Because many shelters are non-profit organizations and government-funded, they are often listed in directories and resources that case workers and judges use to determine where an inmate should be sent as part of their probation or parole.
It’s more common that they would go to live in a halfway house or a sober living home, but sometimes homeless shelters can serve the same purpose if they can be monitored there and if their release isn’t dependent on some type of drug rehab program.
I had made many friends who were recently released from San Quentin and heard many stories about their crimes and how they ended up homeless afterwards. Some of them were brought to the shelter as part of their parole and a means to keep an eye on them, even if they had family willing to take them in and were ordered by a judge to stay in the shelter for a certain amount of time while getting their lives back in order.
A fair amount of them had ankle bracelets on their legs which they had to charge every day outside the shelter so the authorities could keep track them if there were any crimes in the area against minors or children due to the particular types of crimes they had committed that sent them to prison.
So it should go without saying that there’s a lot of machismo and a lot of egos standing outside homeless shelters waiting to be fed. There’s a lot of arguments between people and some people are simply trying to stay out of trouble and avoid going back to prison, while others seem determined to make things harder on themselves.
This is why it’s best to remain humble and keep to yourself for the most part when staying at shelters, no matter how many things you think you’ve been through or how well you think you can defend yourself.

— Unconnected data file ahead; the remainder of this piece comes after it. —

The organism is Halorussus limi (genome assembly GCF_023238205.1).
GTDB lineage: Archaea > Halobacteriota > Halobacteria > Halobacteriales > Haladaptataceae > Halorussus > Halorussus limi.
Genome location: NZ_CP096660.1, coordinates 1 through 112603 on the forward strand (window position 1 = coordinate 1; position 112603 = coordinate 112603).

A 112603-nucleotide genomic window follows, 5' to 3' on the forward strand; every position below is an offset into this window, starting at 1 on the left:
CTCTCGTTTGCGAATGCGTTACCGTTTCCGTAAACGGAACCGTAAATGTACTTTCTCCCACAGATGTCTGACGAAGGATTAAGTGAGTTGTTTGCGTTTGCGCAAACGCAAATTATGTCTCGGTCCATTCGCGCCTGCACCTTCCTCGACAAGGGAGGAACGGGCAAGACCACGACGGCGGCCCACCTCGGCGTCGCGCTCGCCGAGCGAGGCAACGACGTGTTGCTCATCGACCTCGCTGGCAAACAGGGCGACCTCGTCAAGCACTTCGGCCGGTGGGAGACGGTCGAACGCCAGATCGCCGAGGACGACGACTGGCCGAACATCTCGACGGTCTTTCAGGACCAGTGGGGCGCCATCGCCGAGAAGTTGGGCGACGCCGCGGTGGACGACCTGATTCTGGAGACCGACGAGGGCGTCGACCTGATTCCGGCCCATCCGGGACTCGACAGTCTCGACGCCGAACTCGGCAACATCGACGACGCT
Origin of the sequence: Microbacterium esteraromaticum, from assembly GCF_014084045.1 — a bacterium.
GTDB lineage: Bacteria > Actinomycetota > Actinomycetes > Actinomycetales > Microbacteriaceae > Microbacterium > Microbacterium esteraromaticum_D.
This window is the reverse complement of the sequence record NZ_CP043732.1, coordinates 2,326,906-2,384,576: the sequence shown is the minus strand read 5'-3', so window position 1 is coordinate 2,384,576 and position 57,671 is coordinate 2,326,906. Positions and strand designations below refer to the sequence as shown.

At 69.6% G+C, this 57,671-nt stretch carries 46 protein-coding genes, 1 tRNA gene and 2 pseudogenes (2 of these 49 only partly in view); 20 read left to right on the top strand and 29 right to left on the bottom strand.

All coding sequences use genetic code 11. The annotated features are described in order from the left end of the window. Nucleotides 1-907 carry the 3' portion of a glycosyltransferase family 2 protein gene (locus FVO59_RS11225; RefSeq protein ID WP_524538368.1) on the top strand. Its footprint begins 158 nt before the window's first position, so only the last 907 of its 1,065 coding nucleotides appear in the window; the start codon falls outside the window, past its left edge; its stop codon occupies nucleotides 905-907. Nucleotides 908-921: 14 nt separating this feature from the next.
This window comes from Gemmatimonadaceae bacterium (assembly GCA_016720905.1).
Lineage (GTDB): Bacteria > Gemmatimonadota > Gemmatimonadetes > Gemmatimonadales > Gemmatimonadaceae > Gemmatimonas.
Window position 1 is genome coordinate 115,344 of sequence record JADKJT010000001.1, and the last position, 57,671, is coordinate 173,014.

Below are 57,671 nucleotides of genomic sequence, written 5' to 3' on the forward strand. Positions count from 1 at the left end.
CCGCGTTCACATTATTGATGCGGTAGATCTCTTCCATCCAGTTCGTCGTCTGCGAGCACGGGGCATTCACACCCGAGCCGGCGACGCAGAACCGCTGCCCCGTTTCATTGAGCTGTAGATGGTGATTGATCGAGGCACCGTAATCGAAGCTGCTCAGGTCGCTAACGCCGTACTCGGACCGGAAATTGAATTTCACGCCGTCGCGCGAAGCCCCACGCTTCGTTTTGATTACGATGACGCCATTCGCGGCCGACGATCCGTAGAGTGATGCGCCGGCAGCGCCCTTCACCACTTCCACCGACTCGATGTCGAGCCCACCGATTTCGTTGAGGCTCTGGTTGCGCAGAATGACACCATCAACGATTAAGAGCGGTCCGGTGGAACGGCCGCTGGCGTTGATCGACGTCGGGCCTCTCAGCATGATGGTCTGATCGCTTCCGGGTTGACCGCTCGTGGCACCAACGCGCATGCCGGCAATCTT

It’s good to be friendly, but you don’t want to be too friendly to where people think they can take advantage of you or to where you might have problems with others. Your main goal when staying at a shelter should be to get back on your feet, not to make friends and settle in there for a long time.
But on the other hand, sometimes it’s good to socialize with others in the same situation as it can build morale when you get support from others who you can relate to.
When you hear about shelters being dangerous or about violent things happening at them, these occurrences normally happen outside the actual shelter when lines to get in form on the street or while people are sleeping there at night in the parking lots or on the sidewalks nearby.
As mentioned already, there’s normally security inside shelters and these security employees are normally very effective at keeping people safe when eating or sleeping there.
However, murders and violent attacks often do happen outside and this is why it’s often safest to sleep inside. When I was homeless myself, I slept outside a local shelter most of the time instead of staying inside and witnessed many violent things happening.
I would estimate that at least once every 2-3 weeks there was a violent incident. I saw people stabbed and I saw many fights break out on a regular basis. It was normal for the police to come and arrest people or stop altercations once they happened outside the shelter as they were there almost every other day and were familiar with all the people sleeping outside.
People like myself and others have different reasons for staying outside, but if you want to ensure that you stay safe when you’re without a home, you may want to consider making the inside of the shelter your actual home temporarily and spend as little time as possible directly outside.
It’s best to arrive for meals and check-in as early as possible so you don’t have to wait in line or miss an opportunity to get your cot for the night, but at the same time, you don’t want to spend so much time waiting outside to where you’re more likely to encounter a problem with someone in a social situation.
All it sometimes takes for a fight to break out is for someone to strike up a conversation with you while you’re standing in line, and then to misinterpret something you say as being rude or confrontational, even if you’re just trying to be friendly.